Immediately after collaborating on The Days Before Christmas, Brault requested funds to make his own “Candid” film. In early 1958, he was given a budget of $7,000 to make a three-minute short for the Coup d’Oeil / Eye Witness series on a convention of snowshoers in Sherbrooke, south of Montreal. Brault recruited Marcel Carrière as his sound man, and asked Gilles Groulx, an editor who was reportedly bored to tears with his current project, to join him for a weekend of shooting in Sherbrooke. A few days and ten thousand feet of footage later, Brault returned to Montreal and showed the rushes to his boss, Grant McLean. Not impressed, McLean barked, “you can’t do anything with this. It’s just good for stock footage!”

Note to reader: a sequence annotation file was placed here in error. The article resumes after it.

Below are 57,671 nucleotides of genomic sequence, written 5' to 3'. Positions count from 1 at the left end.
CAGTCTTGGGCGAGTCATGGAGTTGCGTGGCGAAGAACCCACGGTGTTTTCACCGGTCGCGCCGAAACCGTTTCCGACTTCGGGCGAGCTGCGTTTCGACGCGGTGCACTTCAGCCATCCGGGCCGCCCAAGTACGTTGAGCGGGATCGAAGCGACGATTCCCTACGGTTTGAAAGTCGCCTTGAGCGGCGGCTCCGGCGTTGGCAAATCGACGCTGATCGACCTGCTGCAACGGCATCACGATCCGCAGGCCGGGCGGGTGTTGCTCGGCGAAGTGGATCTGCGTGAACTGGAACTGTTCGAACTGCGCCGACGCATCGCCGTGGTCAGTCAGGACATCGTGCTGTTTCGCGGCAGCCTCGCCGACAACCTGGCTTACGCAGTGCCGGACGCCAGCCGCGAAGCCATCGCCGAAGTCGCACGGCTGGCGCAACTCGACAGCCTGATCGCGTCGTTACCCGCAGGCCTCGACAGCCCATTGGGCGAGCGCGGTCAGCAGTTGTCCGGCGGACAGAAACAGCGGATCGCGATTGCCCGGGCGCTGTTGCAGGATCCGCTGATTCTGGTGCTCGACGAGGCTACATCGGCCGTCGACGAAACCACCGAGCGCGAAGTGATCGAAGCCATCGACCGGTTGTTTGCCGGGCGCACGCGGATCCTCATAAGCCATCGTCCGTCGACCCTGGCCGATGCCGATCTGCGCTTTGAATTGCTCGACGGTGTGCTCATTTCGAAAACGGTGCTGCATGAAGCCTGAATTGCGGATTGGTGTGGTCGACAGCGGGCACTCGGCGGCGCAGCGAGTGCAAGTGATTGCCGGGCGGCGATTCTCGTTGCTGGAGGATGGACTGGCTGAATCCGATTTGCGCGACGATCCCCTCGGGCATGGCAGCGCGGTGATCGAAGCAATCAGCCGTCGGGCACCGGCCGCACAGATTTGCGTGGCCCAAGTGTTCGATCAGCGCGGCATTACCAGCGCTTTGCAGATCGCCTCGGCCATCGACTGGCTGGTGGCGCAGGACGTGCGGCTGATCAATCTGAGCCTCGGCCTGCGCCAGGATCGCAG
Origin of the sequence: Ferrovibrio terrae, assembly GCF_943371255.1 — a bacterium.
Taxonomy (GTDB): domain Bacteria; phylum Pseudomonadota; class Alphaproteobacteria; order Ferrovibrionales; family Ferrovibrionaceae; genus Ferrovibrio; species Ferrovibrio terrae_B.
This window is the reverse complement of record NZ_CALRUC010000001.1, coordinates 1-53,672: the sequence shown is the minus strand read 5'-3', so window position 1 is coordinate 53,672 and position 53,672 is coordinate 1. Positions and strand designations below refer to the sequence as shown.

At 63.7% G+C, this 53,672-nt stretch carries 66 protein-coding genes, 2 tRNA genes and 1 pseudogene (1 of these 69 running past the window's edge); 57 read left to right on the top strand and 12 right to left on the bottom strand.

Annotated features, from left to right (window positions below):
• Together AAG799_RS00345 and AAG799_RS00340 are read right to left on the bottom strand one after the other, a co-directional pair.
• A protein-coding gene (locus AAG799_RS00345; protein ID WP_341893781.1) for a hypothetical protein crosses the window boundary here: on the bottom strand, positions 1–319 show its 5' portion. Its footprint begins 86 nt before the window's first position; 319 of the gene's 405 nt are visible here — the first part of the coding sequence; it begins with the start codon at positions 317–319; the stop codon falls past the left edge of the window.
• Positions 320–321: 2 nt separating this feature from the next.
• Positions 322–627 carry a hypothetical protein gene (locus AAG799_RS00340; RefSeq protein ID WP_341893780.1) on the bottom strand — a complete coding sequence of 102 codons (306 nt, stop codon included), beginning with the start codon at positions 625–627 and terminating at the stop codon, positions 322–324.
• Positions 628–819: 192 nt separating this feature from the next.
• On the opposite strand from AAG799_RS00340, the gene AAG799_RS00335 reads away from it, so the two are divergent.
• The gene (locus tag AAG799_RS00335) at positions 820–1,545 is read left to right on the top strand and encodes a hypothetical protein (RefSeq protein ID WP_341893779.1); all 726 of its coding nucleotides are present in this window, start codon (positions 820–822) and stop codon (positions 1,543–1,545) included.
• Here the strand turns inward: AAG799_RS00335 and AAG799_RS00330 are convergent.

Brault and Groulx ignored McLean and decided to edit the material secretly, after-hours. Eventually, producers Tom Daly, Louis Portugais and Guy Glover agreed to provide extra funding to allow Brault and Groulx to complete the film. Les raquetteurs, now fifteen minutes long rather than three, was shown to Mrs. Frances Flaherty, who happened to be in Montreal at the time. The widow of famous documentarian Robert Flaherty liked what she saw and invited Brault to show his short film at the 1959 Flaherty Seminar in California. This is where Brault met Jean Rouch, who was amazed by the French- Canadian cinematographer’s work and would later invite him to collaborate on Chronique d’un été (1961) in Paris.From that point on, Les raquetteurs became a model for filmmakers interested in the new documentary practice that would soon be known as “Direct Cinema.” By 1970, Les raquetteurs had already been canonized by critics like Dominique Noguez as marking the birth of modern Quebec cinema.12 But why should this short film on the rather lacklustre topic of snowshoeing be hailed as such a landmark in Quebec film history? First, the atmosphere of secrecy that surrounded the completion of the film against McLean’s orders endowed Les raquetteurs with great symbolic significance. Here were two French-Canadian filmmakers making a film about a typically French-Canadian pastime in defiance of anglophone authority. This gesture of civil disobedience inspired a number of francophone filmmakers at the NFB to make “subversive” films behind their producer’s back. The most famous example is Groulx’s Le chat dans le sac (1964), which was supposed to be a short documentary but was turned “clandestinely” into a fiction feature film. Gilles Carle’s La vie heureuse de Léopold Z. (1965) was produced under similar circumstances. According to Brault, starting with Les raquetteurs, the modus operandi of Quebec cinema became clandestineness. Even a few anglophone rebels eager to “stick it to the man” followed Brault and Groulx’s lead, Don Owen being the best- known example.